The Winnipeg General Strike
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The Winnipeg General Strike
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The Winnipeg General Strike
Violence erupts and a city comes to a standstill as thousands demand rights for workers
At the end of the First World War, soldiers didn't return home to find the better world that they had hoped for. Hard times settled over Canada and discontent increased. In Winnipeg, tensions would explode.
The Winnipeg General Strike culminated in the outbreak of violence. Pictured here, strikers overturn a streetcar during a protest on June 21, 1919. (National Archives of Canada)
The Winnipeg General Strike culminated in the outbreak of violence. Pictured here, strikers overturn a streetcar during a protest on June 21, 1919. (National Archives of Canada)

In post-war Canada, war factories were shutting down, triggering bankruptcies and unemployment. Those with jobs could not keep up with inflation. The cost of living rose by 64 per cent over 1913. People also remembered the huge profits some manufacturers made during the war, seen to be at the expense of workers and soldiers.

Canadians were angry. Some wanted better wages and working conditions. Others just wanted jobs.

The atmosphere was ripe for revolt. An ordinary event was about spark an extraordinary response.

On May 1, 1919, Winnipeg's building and metal workers went on strike for higher wages.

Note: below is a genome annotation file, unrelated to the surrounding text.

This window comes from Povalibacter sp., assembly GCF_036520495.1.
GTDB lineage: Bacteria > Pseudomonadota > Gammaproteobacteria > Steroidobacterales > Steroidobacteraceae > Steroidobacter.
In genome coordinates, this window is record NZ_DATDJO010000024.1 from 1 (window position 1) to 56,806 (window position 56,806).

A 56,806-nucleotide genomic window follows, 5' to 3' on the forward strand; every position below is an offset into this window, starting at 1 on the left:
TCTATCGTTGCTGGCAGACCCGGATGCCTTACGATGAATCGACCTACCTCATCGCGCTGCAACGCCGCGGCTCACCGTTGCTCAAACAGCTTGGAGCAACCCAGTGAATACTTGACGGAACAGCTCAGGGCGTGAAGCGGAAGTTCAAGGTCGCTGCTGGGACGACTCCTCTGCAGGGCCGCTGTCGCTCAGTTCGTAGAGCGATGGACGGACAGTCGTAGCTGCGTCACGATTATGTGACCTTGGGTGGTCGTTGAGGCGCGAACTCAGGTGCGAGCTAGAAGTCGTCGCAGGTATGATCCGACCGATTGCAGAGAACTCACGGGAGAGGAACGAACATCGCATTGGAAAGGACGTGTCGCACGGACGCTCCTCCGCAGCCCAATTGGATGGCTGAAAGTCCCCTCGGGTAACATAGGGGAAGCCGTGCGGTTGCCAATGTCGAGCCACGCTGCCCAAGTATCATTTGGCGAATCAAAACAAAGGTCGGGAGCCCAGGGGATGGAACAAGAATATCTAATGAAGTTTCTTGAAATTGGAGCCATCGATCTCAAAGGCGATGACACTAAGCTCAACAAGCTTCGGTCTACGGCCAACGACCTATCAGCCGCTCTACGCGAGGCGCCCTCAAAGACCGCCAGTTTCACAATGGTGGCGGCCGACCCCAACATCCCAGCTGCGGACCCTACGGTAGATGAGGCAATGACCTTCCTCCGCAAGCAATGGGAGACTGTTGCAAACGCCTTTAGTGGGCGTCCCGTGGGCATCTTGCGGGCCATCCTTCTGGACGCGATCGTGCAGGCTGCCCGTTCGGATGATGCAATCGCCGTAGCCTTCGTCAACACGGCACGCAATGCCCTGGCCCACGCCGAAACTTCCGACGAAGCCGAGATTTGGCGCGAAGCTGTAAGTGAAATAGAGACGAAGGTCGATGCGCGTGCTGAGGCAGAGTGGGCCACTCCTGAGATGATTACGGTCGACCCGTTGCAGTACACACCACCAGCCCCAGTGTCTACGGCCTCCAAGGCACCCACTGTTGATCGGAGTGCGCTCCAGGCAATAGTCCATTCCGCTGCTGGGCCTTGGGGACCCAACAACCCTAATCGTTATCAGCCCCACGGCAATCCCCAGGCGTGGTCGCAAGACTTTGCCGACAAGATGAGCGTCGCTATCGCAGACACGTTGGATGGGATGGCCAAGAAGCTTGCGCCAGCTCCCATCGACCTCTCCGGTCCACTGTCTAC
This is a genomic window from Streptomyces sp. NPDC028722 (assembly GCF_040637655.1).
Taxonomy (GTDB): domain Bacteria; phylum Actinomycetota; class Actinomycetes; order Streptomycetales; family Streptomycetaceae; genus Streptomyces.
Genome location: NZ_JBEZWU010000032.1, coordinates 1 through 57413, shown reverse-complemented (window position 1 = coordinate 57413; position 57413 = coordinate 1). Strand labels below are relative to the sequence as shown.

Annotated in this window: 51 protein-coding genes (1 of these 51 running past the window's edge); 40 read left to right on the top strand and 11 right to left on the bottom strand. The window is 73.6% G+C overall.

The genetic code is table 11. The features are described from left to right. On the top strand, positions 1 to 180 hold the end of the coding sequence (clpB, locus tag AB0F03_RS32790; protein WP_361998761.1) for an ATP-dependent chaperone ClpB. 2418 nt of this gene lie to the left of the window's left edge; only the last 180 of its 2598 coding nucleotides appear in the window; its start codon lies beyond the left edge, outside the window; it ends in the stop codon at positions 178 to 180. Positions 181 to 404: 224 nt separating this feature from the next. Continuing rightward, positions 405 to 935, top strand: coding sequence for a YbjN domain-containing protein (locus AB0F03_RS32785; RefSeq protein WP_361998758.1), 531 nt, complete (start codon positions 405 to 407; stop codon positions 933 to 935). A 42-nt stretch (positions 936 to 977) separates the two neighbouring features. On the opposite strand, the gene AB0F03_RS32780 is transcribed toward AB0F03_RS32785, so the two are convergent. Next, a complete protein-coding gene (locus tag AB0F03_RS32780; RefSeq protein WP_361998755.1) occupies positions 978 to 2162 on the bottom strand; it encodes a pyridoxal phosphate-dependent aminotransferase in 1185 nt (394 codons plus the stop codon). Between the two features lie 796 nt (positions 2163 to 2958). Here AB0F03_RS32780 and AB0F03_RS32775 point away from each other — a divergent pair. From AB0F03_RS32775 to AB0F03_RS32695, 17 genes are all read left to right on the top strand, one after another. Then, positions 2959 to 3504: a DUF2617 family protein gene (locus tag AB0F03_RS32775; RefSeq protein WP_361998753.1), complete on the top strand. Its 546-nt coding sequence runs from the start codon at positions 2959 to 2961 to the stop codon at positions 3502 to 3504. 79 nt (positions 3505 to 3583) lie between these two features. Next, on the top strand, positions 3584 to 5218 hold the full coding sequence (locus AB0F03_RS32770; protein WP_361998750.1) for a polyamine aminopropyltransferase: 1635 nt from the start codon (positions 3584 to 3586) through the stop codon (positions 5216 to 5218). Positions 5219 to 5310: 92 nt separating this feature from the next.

Two weeks later, the Winnipeg Trades and Labour Council appealed for a general strike in support of the metal workers. The response was overwhelming. The first to walk out were the "Hello Girls," Winnipegs telephone operators. By 11 a.m., 30,000 union and non-union workers had walked off the job.

"In Germany, I fed on grass and rats. I would prefer going back to eating grass than give up the freedom for which I fought so hard and suffered so much," a war veteran wrote in the striking workers newspaper.

A strike committee was formed and for six weeks, it virtually ran Winnipeg. Elevators shut down, trams stopped, postal and telephone communications came to a halt, and nothing moved without approval from the strike committee. Sympathy strikes were breaking out across the country.

In response, Winnipeg business leaders organized a "Citizens' Committee" to oppose the strike and turned to the federal government for help. Ottawa was listening.

It had been only 18 months since the Czar of Russia was overthrown, following a general strike in Petrograd and now the Canadian government feared a revolution at home.

"The leaders of the general strike are all revolutionists of varying degrees and types, from crazy idealists to ordinary thieves," said Arthur Meighen, Canada's Solicitor General.

James Shaver Woodsworth was a Protestant minister and social activist who joined the strike. He disagreed with Meighen: